By default, pop-up notifications in Windows 10 only stick around for about 5 seconds before they are sent off to the Action Center. If you’d like those notifications to stay on the screen a little longer, it’s an easy change to make. You just have to know where to look for it.
Windows Defender is a malware and virus scanner built into Windows 10. It does a reasonably good job at those tasks, but you can beef it up a bit by having it scan for Potentially Unwanted Programs (PUPs), too–like browser toolbars, adware, and other crapware.
Booting into Safe Mode has long been a staple when troubleshooting Windows computers. Safe Mode starts Windows with only a limited set of files and drivers so you can figure out what’s wrong with your PC. But for some reason, Windows 8 and 10 make Safe Mode hard to get to. Here’s a fix for that.
Since Windows Vista, Windows has allowed you to change the volume for individual apps using its Volume Mixer. This can be useful if you have apps that always seem to play too loud or soft compared to everything else.
By default, when you open File Explorer in Windows and start typing, it will scroll down to folders that begin with the letters you key in. This can be handy, but if you prefer you can change this behavior so that typing brings you up to the search box instead.
When you take a screenshots in Windows 10 with the Windows+PrtScn shortcut, it automatically saves those pictures by naming them “Screenshot (1),” “Screenshot (2),” and so on. Even if you delete screenshots, that counter just keeps going up. You can use a quick Registry hack to reset that counter whenever you want.
Autocorrect is kind of a love/hate thing no matter what platform you use it on. In Windows 10, it works much the same as on other platforms, automatically replacing misspelled words if they are in the dictionary and applying a red underline if the word isn’t found at all.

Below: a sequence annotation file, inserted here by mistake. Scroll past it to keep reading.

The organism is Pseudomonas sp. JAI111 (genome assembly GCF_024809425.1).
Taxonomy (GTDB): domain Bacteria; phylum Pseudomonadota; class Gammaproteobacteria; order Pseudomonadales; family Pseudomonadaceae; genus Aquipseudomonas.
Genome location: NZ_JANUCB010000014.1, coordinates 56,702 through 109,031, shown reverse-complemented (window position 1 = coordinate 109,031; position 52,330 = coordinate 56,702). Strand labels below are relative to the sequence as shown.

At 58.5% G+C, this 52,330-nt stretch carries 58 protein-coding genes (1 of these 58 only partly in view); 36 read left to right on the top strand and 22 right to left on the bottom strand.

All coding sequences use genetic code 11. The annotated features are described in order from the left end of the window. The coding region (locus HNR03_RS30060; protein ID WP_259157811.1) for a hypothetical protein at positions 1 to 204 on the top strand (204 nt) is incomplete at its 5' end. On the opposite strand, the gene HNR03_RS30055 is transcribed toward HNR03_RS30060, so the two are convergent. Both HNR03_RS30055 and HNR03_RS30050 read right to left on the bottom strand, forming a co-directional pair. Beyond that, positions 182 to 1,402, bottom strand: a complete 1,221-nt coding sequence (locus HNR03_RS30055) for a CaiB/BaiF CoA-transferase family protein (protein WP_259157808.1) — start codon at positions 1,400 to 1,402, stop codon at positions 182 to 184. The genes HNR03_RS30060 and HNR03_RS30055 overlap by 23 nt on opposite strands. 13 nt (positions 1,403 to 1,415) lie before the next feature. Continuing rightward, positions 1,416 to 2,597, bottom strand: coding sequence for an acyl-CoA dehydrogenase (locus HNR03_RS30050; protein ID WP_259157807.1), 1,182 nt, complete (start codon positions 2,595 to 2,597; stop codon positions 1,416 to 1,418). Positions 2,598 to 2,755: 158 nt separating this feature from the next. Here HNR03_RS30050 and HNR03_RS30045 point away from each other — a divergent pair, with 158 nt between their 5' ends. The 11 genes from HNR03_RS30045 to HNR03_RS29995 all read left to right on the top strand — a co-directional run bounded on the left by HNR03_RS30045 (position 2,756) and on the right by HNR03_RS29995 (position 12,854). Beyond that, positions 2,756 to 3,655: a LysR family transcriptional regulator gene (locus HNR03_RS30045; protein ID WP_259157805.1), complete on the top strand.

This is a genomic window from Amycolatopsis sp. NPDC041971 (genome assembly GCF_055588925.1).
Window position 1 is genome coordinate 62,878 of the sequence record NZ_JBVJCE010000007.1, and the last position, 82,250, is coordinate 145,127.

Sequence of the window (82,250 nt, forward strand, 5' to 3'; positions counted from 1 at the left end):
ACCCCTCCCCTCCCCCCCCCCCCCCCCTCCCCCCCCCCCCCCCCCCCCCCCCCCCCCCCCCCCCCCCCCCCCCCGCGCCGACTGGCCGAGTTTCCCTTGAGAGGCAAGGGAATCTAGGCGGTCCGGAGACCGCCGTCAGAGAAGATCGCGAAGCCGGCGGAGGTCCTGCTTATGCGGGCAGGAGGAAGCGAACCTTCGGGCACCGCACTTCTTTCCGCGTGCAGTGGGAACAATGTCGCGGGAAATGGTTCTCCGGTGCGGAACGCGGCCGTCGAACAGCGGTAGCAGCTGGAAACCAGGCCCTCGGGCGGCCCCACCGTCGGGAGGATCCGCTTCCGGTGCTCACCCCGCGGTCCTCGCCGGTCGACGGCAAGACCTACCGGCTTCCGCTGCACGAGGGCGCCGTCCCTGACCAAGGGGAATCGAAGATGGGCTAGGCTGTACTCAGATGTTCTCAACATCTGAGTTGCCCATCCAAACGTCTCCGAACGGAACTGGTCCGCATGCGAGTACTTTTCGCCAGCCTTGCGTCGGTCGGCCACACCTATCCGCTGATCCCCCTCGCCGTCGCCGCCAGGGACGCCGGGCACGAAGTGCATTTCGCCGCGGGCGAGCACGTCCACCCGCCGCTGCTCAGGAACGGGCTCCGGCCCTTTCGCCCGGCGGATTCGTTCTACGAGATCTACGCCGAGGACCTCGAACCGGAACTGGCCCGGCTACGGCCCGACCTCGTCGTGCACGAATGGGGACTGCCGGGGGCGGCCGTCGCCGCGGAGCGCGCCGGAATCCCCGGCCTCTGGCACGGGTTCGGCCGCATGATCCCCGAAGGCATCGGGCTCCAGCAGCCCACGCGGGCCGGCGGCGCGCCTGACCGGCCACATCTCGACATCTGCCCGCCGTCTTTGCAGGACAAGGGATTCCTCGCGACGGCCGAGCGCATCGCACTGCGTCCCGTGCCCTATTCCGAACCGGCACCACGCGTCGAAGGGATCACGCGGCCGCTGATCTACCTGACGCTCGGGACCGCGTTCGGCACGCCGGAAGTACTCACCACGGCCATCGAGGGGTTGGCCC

Windows 10’s Fast Startup (called Fast Boot in Windows 8) works similarly to the hybrid sleep mode of previous versions of Windows. By saving the operating system state to a hibernation file, it can make your computer boot up even faster, saving valuable seconds every time you turn your machine on.
In Windows, icons for shortcuts have little arrows to remind you that what you’re looking at is a shortcut. Even though the arrows are smaller than in some previous versions of Windows, they aren’t terribly attractive. Fortunately, they’re pretty easy to remove.
The Windows Firewall acts like a fence between your computer and the rest of the Internet world, keeping unwanted network traffic from coming in, and keeping apps on your computer from communicating with the outside world. But every fence needs a gate, and that’s where exceptions come in.
Say you’re searching for a file, and you know it was last modified during a certain period of time. You can limit your searches to date ranges in Windows, but it’s not immediately obvious.
If your PC has been feeling buggy or having trouble during startup, it’s possible that Windows system files have become corrupt, gone missing, or even have been changed by a software installation somewhere along the line. Like most versions of Windows before it, Windows 10 includes a Command Prompt utility named Windows Resource Protection that will scan, verify, and fix system files.
In versions of iOS before 9.0, saving a voicemail message meant you to use a third party app and jump through several hoops–or worse, hook up an external recording device. iOS 9 makes it a simple task by including a share sheet in the voicemail interface.
For whatever reason, Windows did not include alarms, timers, and stopwatches until Windows 8 rolled around. Windows 10 improves on those features, and this basic function now works much like it does on every other operating system out there.
If you are a fan of tweaking your system and disabling services, you might find that over time your Windows Services list becomes large and unwieldy. It’s easy enough to delete a Windows service using the Command Prompt.
Windows 8 and 10 consolidate various boot options into a single screen named the “Advanced Options” menu. This menu provides access to repair tools and options for changing Windows startup behavior—such as enabling debugging, booting into safe mode, and launching into a recovery environment.
You’ve been using email forever, but do you know what all that email jargon means? Keep reading to find out more about the differences between the various ways you can receive email.
When you send email to multiple recipients (some of whom may be unknown to each other), it’s better not to display everyone’s email address. Here’s how to get that done in Outlook.
Word features a few built-in ways to change up your headers and footers in a document. For example, you can pretty easily have different headers and footers for odd and even pages, or you can have a different header and footer on the first page. To go beyond that, you’ll need to create multiple sections in your document, and learn how to link and unlink headers and footers from the preceding section.